Accessibility & UX standards
– Is your content inclusive?

Why accessibility and inclusion matters

Would you be comfortable designing learning content that potentially excluded up to 15% of the global population? Of course not. But if you don’t embrace universal design principles to actively remove barriers to participation for disabled learners, that’s effectively what you’ll end up with: learning that a substantial number or people won’t be able to fully use. Accessibility & UX design is a core part of enabling diverse modern business practices.

How about learners who don’t have access to high-quality equipment, would it be ok to exclude them? And what about people with limited computer literacy, or those who use mobile phones to access content? Naturally, the idea of actively excluding this many people is really uncomfortable. It’s also a terrible business model. Luckily, you can use Inclusive UX design to ensure a high-quality experience for a diverse audience. Because there’s no such thing as a standard learner. And everyone deserves equal opportunities in learning & development.

Overcoming challenges for diverse audiences

Here are a few ways of using inclusive UX design to overcome potential barriers for as many learners as possible.

  • Use clear, consistent information architecture. Create menus that are easy to use with a variety of technology. Provide clear instructions about how to use interfaces.
  • Use plain language and avoid jargon. This supports people with cognitive and processing differences. It also helps organisations like Global Lingo translate content effectively, allowing international audiences to participate.
  • Design with a range of assistive technology in mind. Screen readers convert written material into braille or spoken content. Including alt-text descriptions of all images means those using screen readers don’t miss out on information.
  • Provide alternative versions of content. Transcripts and closed captions remove barriers to engagement for deaf and hearing-impaired learners. iAm Learning has found that downloadable podcast versions of courses help diverse audiences engage in ways that work for
  • Make sure all interactions can be fully navigated by keyboard. This will support people with different levels of fine motor skills and allows for the use of a range of devices.
  • Focus on readability. Avoid placing text on busy backgrounds or at wacky angles. Make sure colour contrast is high, so text is clear.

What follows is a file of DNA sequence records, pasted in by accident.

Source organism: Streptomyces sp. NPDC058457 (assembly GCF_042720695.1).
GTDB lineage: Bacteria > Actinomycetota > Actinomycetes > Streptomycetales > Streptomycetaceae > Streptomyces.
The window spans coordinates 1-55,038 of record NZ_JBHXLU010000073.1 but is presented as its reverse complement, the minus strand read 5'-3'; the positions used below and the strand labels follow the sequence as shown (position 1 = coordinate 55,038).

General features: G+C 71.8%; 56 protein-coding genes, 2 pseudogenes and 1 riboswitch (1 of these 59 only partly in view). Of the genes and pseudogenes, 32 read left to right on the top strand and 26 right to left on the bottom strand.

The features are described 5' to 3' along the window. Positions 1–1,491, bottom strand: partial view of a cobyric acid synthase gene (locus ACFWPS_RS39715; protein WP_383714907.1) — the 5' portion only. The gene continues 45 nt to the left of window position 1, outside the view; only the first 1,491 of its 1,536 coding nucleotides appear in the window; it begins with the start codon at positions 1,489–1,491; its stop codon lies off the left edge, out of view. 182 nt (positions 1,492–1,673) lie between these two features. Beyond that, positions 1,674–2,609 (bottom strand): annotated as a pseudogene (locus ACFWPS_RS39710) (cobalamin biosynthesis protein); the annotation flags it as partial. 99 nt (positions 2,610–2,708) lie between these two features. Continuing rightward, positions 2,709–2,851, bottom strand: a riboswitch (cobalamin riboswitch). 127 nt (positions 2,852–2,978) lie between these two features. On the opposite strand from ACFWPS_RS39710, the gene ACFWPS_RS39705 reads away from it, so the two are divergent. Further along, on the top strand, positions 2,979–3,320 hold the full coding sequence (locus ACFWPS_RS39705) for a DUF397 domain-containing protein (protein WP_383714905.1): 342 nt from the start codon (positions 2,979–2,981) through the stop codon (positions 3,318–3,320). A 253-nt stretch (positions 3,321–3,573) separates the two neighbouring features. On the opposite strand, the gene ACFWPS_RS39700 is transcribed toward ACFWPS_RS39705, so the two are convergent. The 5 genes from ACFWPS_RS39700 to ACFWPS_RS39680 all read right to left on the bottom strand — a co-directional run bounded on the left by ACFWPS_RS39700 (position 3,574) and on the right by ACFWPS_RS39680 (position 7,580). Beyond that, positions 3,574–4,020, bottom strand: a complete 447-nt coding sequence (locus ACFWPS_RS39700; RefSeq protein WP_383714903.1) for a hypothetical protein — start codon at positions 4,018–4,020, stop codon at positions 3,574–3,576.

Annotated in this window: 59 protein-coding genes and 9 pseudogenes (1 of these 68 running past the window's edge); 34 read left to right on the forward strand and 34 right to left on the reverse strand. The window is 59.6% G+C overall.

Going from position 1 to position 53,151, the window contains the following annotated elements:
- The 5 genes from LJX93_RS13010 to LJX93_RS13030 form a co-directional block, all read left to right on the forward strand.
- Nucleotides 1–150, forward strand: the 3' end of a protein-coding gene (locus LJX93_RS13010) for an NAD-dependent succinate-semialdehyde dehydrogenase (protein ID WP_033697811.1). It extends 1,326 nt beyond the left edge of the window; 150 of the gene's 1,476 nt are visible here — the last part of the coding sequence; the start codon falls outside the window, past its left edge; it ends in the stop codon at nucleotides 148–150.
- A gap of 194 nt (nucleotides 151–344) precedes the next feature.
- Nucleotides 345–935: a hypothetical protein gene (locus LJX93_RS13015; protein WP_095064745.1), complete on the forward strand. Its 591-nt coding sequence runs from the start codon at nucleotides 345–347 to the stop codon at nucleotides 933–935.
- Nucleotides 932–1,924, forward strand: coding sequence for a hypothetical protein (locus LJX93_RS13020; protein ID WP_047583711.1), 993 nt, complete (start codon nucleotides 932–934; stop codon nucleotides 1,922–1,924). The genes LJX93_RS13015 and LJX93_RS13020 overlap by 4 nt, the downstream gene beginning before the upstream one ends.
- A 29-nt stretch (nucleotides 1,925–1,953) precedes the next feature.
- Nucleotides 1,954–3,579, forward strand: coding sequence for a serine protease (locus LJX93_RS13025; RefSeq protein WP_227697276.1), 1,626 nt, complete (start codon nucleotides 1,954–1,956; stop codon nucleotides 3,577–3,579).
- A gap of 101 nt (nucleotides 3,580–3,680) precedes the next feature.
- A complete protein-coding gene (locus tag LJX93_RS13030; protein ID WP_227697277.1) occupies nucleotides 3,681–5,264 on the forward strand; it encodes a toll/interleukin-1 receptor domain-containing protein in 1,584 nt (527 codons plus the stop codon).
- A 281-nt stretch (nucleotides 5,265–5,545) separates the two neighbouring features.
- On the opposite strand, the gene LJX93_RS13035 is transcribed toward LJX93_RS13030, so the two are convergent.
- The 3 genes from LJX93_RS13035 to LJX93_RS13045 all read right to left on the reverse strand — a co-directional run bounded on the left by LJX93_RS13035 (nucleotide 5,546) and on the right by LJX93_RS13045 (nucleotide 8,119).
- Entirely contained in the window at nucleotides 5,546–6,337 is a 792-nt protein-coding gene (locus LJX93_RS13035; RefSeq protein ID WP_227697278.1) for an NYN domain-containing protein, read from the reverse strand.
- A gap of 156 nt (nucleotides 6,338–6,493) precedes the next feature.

• Don’t use colour as the only means of delivering learning. Brush up on colour accessibility and remove barriers for colour blind learners.
  • Use inclusive language. Tell learners to select content, instead of clicking it to send a functional, inclusive message to those using keyboard navigation.

A business case for inclusive UX design

Inclusive UX design benefits all users. Providing closed captions and transcripts of audio content removes a barrier to participation for deaf learners. It also benefits people working in quiet or loud spaces. It helps learners with sound sensitivity concentrate and avoid burnout. It allows people using equipment that doesn’t provide sound to engage. And it offers a level of choice that improves the experience for all learners. It’s a great example of how inclusive UX design extends market reach across all audiences. Focusing in inclusivity also drives innovation and attention to design. It sends a clear message that a brand is committed to inclusion, improving image and reputation. And compliance with international standards like the Web Content Accessibility Guidelines (WCAG) and ISO/IEC 40500 set businesses in good stead to create learning content that meets compliance standards internationally, too.

Upcoming trends in inclusive UX design

As our understanding of neurodiversity and how it impacts learning and concentration develops, it’ll continue to lead to innovation in UX design. So will internationalisation, with a focus on design that can be fully adapted to different languages, scripts and cultures. Keep collaborating with a diverse group of professionals to actively develop your understanding of different audiences and their needs.

Save the date.

Our ‘3 steps to an inclusive workforce’ webinar is on October 19th at 3 PM. It’s a totally free event lasting one hour. To register, please use the following link. Register today.

Looking for translation services?

Our global translation services help companies distribute content to other audiences across the world. Whether this is information in documents, web content, product or marketing campaigns, or audio-visual media, our team of experienced, industry-qualified translators offers an exceptional level of service.

Did you know?

Global Lingo has one of the largest pool of linguists in the industry. Everyone is a native speaker in the language they are translating into, and we can translate into and from 150+ languages. So, whatever your project, whatever the language, Global Lingo can help.

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